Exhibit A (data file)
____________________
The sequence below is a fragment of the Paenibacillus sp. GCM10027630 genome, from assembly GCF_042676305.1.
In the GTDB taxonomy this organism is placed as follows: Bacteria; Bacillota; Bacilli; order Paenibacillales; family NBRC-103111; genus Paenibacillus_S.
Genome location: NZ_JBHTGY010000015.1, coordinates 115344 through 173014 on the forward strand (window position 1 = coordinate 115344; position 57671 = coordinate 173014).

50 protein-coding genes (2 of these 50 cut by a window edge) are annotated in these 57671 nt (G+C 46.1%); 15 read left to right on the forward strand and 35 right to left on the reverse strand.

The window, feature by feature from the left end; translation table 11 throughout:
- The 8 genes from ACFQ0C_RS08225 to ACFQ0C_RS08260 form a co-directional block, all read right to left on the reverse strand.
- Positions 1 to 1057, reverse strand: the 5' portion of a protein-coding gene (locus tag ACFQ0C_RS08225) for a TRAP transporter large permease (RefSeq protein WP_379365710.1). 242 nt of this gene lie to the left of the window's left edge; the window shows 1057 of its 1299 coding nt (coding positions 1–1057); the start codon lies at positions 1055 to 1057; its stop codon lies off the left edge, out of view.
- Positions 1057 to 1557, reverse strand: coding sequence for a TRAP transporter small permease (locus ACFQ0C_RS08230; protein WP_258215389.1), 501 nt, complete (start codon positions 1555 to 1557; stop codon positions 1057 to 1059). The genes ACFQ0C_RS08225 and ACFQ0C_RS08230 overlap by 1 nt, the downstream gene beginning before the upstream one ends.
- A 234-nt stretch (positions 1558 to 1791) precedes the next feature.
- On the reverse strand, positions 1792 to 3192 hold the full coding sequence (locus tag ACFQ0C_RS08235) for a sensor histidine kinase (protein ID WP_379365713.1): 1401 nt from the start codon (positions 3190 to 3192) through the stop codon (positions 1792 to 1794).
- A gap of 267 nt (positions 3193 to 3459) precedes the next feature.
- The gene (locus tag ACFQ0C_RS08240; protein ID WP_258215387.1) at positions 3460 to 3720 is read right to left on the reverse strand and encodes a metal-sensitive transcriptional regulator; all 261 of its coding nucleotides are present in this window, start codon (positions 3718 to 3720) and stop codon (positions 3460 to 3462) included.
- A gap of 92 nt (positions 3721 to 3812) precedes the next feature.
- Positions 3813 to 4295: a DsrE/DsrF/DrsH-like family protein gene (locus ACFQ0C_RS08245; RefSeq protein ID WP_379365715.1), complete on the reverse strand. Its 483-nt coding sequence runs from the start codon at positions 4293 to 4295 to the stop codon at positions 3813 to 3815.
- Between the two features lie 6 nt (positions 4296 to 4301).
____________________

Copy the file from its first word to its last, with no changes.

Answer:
The sequence below is a fragment of the Paenibacillus sp. GCM10027630 genome, from assembly GCF_042676305.1.
In the GTDB taxonomy this organism is placed as follows: Bacteria; Bacillota; Bacilli; order Paenibacillales; family NBRC-103111; genus Paenibacillus_S.
Genome location: NZ_JBHTGY010000015.1, coordinates 115344 through 173014 on the forward strand (window position 1 = coordinate 115344; position 57671 = coordinate 173014).

50 protein-coding genes (2 of these 50 cut by a window edge) are annotated in these 57671 nt (G+C 46.1%); 15 read left to right on the forward strand and 35 right to left on the reverse strand.

The window, feature by feature from the left end; translation table 11 throughout:
- The 8 genes from ACFQ0C_RS08225 to ACFQ0C_RS08260 form a co-directional block, all read right to left on the reverse strand.
- Positions 1 to 1057, reverse strand: the 5' portion of a protein-coding gene (locus tag ACFQ0C_RS08225) for a TRAP transporter large permease (RefSeq protein WP_379365710.1). 242 nt of this gene lie to the left of the window's left edge; the window shows 1057 of its 1299 coding nt (coding positions 1–1057); the start codon lies at positions 1055 to 1057; its stop codon lies off the left edge, out of view.
- Positions 1057 to 1557, reverse strand: coding sequence for a TRAP transporter small permease (locus ACFQ0C_RS08230; protein WP_258215389.1), 501 nt, complete (start codon positions 1555 to 1557; stop codon positions 1057 to 1059). The genes ACFQ0C_RS08225 and ACFQ0C_RS08230 overlap by 1 nt, the downstream gene beginning before the upstream one ends.
- A 234-nt stretch (positions 1558 to 1791) precedes the next feature.
- On the reverse strand, positions 1792 to 3192 hold the full coding sequence (locus tag ACFQ0C_RS08235) for a sensor histidine kinase (protein ID WP_379365713.1): 1401 nt from the start codon (positions 3190 to 3192) through the stop codon (positions 1792 to 1794).
- A gap of 267 nt (positions 3193 to 3459) precedes the next feature.
- The gene (locus tag ACFQ0C_RS08240; protein ID WP_258215387.1) at positions 3460 to 3720 is read right to left on the reverse strand and encodes a metal-sensitive transcriptional regulator; all 261 of its coding nucleotides are present in this window, start codon (positions 3718 to 3720) and stop codon (positions 3460 to 3462) included.
- A gap of 92 nt (positions 3721 to 3812) precedes the next feature.
- Positions 3813 to 4295: a DsrE/DsrF/DrsH-like family protein gene (locus ACFQ0C_RS08245; RefSeq protein ID WP_379365715.1), complete on the reverse strand. Its 483-nt coding sequence runs from the start codon at positions 4293 to 4295 to the stop codon at positions 3813 to 3815.
- Between the two features lie 6 nt (positions 4296 to 4301).